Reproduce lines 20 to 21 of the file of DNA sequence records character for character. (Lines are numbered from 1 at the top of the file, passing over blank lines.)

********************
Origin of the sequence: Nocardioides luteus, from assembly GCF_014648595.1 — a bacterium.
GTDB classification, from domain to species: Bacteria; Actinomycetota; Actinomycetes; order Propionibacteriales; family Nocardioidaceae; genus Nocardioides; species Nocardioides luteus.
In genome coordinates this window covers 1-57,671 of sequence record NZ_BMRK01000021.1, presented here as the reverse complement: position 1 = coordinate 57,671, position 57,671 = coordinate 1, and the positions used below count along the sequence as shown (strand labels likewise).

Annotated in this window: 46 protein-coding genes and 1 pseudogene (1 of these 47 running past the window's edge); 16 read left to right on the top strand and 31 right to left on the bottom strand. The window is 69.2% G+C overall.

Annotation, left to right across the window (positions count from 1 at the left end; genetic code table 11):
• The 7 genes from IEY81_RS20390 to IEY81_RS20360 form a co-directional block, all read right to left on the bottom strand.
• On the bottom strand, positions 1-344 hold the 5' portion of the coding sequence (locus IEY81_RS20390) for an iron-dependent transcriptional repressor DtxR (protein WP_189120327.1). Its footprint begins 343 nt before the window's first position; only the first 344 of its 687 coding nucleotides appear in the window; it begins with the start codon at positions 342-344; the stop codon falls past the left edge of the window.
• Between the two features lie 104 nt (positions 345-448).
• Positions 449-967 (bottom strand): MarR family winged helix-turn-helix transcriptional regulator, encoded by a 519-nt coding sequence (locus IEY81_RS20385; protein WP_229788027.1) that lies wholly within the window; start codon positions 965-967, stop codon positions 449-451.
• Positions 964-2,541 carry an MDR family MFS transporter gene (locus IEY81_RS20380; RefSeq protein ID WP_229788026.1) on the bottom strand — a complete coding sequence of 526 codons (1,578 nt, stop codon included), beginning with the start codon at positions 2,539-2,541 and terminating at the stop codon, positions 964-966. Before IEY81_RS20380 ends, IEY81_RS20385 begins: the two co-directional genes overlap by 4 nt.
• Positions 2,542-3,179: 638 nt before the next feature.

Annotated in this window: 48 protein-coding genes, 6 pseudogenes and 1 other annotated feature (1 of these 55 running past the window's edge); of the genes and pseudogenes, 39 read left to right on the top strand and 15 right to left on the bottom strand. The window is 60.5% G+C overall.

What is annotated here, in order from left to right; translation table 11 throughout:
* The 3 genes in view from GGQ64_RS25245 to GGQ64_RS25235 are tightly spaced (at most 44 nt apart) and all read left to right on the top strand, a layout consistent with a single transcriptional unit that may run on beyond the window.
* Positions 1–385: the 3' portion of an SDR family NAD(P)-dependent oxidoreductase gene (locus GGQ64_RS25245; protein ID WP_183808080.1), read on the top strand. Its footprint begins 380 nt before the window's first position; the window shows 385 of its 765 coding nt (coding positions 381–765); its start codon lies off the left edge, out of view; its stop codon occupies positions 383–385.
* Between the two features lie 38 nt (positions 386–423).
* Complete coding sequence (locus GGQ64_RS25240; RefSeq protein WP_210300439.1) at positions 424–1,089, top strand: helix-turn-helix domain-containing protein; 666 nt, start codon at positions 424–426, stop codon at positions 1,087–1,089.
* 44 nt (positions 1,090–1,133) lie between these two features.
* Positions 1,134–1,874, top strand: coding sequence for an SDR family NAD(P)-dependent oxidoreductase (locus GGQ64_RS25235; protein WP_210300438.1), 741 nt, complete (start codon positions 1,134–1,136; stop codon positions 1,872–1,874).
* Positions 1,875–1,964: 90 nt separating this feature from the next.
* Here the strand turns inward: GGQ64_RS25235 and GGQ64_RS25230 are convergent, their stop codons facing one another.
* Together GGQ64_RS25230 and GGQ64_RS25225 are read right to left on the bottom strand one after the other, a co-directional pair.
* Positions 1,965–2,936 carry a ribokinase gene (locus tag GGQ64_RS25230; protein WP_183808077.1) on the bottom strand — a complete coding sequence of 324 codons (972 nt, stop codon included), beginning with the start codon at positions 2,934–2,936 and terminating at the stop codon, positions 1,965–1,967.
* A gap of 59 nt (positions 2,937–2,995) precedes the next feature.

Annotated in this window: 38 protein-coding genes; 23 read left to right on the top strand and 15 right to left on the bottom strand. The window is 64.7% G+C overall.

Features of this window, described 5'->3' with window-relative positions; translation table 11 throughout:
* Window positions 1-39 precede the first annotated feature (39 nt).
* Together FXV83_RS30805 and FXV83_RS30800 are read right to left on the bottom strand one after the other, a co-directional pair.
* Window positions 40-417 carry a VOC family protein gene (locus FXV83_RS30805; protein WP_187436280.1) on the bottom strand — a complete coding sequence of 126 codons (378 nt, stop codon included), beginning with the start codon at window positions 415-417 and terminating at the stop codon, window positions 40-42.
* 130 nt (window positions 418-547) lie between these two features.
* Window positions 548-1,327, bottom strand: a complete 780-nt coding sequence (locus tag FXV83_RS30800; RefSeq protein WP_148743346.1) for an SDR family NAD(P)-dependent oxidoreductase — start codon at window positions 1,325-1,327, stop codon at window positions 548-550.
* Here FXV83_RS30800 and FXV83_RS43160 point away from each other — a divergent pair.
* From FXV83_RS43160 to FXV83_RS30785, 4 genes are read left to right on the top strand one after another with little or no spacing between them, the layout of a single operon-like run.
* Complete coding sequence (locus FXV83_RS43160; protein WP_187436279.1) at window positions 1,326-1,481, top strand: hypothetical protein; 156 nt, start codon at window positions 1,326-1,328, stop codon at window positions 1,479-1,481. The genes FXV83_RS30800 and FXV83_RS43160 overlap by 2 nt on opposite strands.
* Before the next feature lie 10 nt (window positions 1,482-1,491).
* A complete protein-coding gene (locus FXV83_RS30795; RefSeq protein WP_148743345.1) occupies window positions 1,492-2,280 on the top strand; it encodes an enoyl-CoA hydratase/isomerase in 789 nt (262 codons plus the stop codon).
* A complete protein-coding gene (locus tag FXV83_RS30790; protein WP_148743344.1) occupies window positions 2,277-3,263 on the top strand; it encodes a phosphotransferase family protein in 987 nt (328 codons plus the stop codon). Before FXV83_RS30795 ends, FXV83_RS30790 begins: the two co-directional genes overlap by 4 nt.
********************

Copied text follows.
* Positions 1,875–1,964: 90 nt separating this feature from the next.
* Here the strand turns inward: GGQ64_RS25235 and GGQ64_RS25230 are convergent, their stop codons facing one another.